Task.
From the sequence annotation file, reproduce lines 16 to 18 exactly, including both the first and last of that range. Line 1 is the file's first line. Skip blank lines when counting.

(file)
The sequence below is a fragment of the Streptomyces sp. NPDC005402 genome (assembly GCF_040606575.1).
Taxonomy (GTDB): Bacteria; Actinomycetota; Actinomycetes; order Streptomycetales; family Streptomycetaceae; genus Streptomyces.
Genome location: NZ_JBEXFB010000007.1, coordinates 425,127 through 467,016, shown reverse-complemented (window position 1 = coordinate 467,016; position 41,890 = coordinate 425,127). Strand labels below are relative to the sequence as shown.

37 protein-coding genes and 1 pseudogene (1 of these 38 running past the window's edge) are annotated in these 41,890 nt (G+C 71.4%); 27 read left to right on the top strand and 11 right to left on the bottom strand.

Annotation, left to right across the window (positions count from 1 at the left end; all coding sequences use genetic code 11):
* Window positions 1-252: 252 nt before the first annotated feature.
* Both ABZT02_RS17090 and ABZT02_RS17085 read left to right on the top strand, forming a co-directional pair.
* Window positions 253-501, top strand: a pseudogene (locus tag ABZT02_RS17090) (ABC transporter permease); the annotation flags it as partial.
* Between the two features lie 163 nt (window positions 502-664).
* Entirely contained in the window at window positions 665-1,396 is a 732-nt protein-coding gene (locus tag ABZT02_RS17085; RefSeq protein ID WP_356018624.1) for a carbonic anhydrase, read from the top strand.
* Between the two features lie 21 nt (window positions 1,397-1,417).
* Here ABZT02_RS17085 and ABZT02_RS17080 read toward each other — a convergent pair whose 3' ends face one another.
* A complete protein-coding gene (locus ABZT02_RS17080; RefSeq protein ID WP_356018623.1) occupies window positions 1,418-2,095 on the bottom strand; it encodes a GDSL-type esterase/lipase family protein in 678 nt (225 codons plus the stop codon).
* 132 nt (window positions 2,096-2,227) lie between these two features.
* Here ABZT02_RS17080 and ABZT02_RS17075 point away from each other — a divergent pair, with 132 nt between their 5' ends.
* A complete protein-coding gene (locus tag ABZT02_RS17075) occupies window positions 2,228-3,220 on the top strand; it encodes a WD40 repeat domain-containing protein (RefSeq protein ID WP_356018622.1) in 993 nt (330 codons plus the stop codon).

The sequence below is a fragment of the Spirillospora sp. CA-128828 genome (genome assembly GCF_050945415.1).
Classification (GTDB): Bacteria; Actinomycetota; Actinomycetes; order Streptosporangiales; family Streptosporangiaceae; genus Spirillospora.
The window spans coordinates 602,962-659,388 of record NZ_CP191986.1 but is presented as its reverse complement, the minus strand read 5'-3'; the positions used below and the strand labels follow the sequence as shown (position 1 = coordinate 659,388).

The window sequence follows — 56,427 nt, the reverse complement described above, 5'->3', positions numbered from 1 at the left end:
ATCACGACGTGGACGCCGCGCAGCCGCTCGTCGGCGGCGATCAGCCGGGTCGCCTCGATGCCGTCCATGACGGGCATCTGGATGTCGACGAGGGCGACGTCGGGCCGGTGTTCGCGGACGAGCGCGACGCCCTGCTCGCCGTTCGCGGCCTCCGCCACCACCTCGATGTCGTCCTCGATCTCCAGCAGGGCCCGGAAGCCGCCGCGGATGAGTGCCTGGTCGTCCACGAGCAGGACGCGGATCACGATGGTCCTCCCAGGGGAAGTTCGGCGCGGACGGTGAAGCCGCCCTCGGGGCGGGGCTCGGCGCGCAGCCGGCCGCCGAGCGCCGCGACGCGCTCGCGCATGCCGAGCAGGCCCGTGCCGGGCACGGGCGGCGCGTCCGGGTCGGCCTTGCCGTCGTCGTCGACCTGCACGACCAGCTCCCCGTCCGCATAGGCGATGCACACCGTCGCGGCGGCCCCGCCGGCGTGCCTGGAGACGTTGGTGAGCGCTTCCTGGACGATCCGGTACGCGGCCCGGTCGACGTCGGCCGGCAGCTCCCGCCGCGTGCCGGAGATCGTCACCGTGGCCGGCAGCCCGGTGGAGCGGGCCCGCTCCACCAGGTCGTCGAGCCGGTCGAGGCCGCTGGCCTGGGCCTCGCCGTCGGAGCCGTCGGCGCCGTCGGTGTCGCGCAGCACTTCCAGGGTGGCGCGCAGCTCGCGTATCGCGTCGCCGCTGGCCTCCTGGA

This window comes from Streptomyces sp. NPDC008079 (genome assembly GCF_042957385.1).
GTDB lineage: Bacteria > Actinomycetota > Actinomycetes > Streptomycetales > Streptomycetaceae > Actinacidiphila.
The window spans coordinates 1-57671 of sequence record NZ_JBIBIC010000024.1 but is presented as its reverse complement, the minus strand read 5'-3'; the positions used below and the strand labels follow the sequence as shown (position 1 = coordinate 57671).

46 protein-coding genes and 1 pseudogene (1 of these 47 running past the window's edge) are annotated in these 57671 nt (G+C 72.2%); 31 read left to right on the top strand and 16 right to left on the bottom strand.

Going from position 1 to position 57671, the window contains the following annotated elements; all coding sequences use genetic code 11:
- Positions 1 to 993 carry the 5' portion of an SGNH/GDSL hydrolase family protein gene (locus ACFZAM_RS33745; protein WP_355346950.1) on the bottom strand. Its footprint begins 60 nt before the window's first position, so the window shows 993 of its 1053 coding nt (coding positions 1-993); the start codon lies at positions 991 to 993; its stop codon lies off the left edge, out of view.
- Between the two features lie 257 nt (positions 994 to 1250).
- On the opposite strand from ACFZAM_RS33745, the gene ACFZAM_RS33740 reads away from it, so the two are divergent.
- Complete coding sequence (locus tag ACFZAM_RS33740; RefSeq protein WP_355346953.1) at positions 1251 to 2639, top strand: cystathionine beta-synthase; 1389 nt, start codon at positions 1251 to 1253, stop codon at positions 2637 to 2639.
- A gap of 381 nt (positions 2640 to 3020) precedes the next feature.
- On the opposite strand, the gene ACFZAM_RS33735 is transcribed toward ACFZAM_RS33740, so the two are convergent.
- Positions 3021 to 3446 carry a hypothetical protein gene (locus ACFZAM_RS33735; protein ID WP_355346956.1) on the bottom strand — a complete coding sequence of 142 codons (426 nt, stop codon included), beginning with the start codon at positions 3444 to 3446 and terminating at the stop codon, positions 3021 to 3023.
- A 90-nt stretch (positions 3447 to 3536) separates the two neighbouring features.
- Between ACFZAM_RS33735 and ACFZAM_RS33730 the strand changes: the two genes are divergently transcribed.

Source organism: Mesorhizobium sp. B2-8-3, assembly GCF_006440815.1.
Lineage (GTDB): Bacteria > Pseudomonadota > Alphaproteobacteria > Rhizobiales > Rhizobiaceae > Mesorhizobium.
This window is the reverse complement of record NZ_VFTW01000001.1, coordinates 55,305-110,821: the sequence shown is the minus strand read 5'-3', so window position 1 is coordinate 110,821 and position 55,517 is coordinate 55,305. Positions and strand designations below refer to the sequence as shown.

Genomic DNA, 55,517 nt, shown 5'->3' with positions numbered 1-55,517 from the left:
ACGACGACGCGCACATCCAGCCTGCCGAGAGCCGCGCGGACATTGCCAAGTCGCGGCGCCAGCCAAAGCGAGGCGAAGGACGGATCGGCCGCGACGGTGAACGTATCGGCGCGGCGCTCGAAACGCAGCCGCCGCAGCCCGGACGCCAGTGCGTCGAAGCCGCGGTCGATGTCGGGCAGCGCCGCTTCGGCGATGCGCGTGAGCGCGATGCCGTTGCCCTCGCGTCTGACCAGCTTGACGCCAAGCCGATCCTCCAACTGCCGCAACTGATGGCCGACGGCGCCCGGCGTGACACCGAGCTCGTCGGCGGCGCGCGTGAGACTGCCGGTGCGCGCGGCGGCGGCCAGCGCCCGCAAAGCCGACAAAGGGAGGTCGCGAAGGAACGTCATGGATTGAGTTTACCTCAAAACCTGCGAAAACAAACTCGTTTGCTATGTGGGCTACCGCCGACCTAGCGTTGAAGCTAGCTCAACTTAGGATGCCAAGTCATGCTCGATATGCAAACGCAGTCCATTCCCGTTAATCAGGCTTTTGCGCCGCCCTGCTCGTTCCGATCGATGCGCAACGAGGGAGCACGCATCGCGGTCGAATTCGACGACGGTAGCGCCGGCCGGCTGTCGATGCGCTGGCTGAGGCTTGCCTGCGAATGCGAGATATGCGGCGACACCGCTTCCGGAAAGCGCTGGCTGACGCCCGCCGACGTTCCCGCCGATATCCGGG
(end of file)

* A complete protein-coding gene (locus tag ABZT02_RS17075) occupies window positions 2,228-3,220 on the top strand; it encodes a WD40 repeat domain-containing protein (RefSeq protein ID WP_356018622.1) in 993 nt (330 codons plus the stop codon).

The sequence below is a fragment of the Spirillospora sp. CA-128828 genome (genome assembly GCF_050945415.1).
Classification (GTDB): Bacteria; Actinomycetota; Actinomycetes; order Streptosporangiales; family Streptosporangiaceae; genus Spirillospora.